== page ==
Nonetheless, there are indications that Myanmar’s powers-that-be are no longer willing to remain tied to the leash that would force them to continue with the old policies. For instance, on Sept. 30, President Thein Sein told the Myanmar Parliament that the US $3.6 billion Myitsone dam construction will be stopped to respect the will of the people. Construction of the dam began in 2009 and the project, which consists of seven dams and would have been Myanmar’s largest hydropower project, would have the capacity to produce 6,000 megawatts of electrical power, if completed.

Most, if not all, of that power was to be sold to China, the main investor in the project. The dam site is located within the Mizoram-Manipur-Kachin rainforest region and, if completed, the project would have flooded an area the size of Singapore, inundating approximately 766 square kilometers of the pristine rain forest, its opponents claim.

Without taking side on the issue, it is important to realize that the Myanmar authorities’ decision to call off the dam construction is a major step, involving as it does the distinct possibility of antagonizing Beijing. China is the major contributor to Myanmar’s infrastructure development besides being an economic and military giant that shares a long border.

Those who oppose the dam claim that water releases from these hydroelectric dams would have depended entirely on the electricity generating needs of the electricity buyer. All seven dams of the Irrawaddy Myitsone project would serve China’s electricity needs, not the downstream agricultural, transportation or health needs of Myanmar. The Chinese engineers running the dams would decide how much water to release downstream, and when, listening to the orders from Beijing, not Naypidaw (the new Myanmar capital), Burmese critics claim.

Not surprisingly, Beijing immediately demanded an explanation, warning of “legal issues” after Myanmar put a halt to the project. China’s Xinhua news agency said that Vice President Xi Jinping has called for the two countries to settle the matter through friendly consultations. Lu Qizhou, president of the China Power Investment Corporation, told Xinhua that his company has invested a huge sum of money in the Myitsone hydropower project and strictly observed all laws and regulations in both countries.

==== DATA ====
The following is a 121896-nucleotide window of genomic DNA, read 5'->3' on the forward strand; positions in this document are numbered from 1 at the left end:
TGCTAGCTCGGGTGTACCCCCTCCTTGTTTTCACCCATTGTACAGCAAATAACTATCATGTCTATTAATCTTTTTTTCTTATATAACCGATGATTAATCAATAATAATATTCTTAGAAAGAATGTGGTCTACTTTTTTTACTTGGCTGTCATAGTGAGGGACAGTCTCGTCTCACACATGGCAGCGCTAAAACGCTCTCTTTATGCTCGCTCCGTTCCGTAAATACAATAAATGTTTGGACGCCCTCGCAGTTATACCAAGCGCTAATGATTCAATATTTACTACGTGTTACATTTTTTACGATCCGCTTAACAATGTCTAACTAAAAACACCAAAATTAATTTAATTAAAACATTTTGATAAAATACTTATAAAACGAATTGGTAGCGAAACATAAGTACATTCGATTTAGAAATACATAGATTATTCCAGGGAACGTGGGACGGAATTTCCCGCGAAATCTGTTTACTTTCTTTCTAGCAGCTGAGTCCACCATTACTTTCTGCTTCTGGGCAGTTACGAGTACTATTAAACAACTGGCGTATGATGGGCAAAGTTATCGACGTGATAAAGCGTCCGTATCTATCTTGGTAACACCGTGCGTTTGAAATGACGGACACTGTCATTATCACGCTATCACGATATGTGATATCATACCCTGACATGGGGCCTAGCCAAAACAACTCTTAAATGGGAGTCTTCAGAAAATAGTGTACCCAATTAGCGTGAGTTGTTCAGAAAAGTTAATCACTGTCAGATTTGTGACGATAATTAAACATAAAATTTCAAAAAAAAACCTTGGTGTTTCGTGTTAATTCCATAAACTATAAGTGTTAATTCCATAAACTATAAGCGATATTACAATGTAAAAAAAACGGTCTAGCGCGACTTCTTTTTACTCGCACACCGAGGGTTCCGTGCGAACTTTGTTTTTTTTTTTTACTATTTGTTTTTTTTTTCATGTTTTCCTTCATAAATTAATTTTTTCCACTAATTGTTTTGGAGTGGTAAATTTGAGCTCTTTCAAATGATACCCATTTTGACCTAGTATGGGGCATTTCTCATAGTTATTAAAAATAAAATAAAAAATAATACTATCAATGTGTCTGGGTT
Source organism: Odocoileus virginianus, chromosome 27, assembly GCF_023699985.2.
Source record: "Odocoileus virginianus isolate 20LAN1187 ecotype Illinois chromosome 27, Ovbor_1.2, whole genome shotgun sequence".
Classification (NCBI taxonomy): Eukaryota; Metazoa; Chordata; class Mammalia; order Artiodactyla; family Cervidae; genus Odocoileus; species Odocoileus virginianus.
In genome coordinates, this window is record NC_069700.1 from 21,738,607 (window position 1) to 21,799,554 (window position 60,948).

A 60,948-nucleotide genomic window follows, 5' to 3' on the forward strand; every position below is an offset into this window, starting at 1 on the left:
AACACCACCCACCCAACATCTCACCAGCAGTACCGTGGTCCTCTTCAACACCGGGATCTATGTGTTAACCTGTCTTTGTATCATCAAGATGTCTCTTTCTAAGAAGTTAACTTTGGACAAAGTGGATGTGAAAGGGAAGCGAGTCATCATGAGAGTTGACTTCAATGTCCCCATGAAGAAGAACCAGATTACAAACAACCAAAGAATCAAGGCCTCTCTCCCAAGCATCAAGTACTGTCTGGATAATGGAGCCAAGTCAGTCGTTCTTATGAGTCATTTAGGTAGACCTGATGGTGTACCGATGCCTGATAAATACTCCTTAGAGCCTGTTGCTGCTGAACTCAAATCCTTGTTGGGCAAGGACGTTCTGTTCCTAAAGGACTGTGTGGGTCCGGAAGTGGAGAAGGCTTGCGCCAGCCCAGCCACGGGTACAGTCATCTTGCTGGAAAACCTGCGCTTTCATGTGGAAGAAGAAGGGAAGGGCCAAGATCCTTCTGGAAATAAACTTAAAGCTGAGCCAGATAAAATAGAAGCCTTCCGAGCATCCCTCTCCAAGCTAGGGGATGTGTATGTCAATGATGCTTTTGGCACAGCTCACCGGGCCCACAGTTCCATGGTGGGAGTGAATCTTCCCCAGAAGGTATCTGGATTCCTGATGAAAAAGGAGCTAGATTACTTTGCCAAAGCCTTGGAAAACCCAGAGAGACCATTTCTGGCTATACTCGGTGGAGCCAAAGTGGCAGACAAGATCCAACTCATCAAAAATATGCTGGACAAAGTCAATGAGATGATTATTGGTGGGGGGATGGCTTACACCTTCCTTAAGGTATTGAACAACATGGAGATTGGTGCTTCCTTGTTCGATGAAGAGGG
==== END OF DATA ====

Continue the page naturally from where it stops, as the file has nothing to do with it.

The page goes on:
Subsequently the Chinese state media quoted Myanmar Foreign Minister Wunna Maung Lwin saying that his country hopes to increase cooperation with China on matters of mutual benefit. The minister met with his Chinese counterpart, Yang Jiechi, and Vice President Xi Jinping in Beijing. However, the Myanmar authorities have stuck to their decision to abandon the dam, at least for now.

The postponement of the Myitsone dam is, of course, an internal matter of Myanmar. Nonetheless, it indicates a shift in Myanmar’s policymaking strategy. Prior to this incident, and before the November elections, the military junta stuck to a path that would benefit the country but, equally importantly, would not cause any friction with Beijing. Myanmar accommodated India well enough but, again, such accommodations were subject to the clause that they must not antagonize Beijing.


That situation has posed a dichotomy within Myanmar in terms of its sovereignty. It is likely that Myanmar will be working toward resolving that conflict without causing friction with either China, or India. It is now for New Delhi to seize the opportunity provided by Myanmar’s new-found polity and strengthen it by actively “engaging East.”


The author is South Asian Analyst at Executive Intelligence Review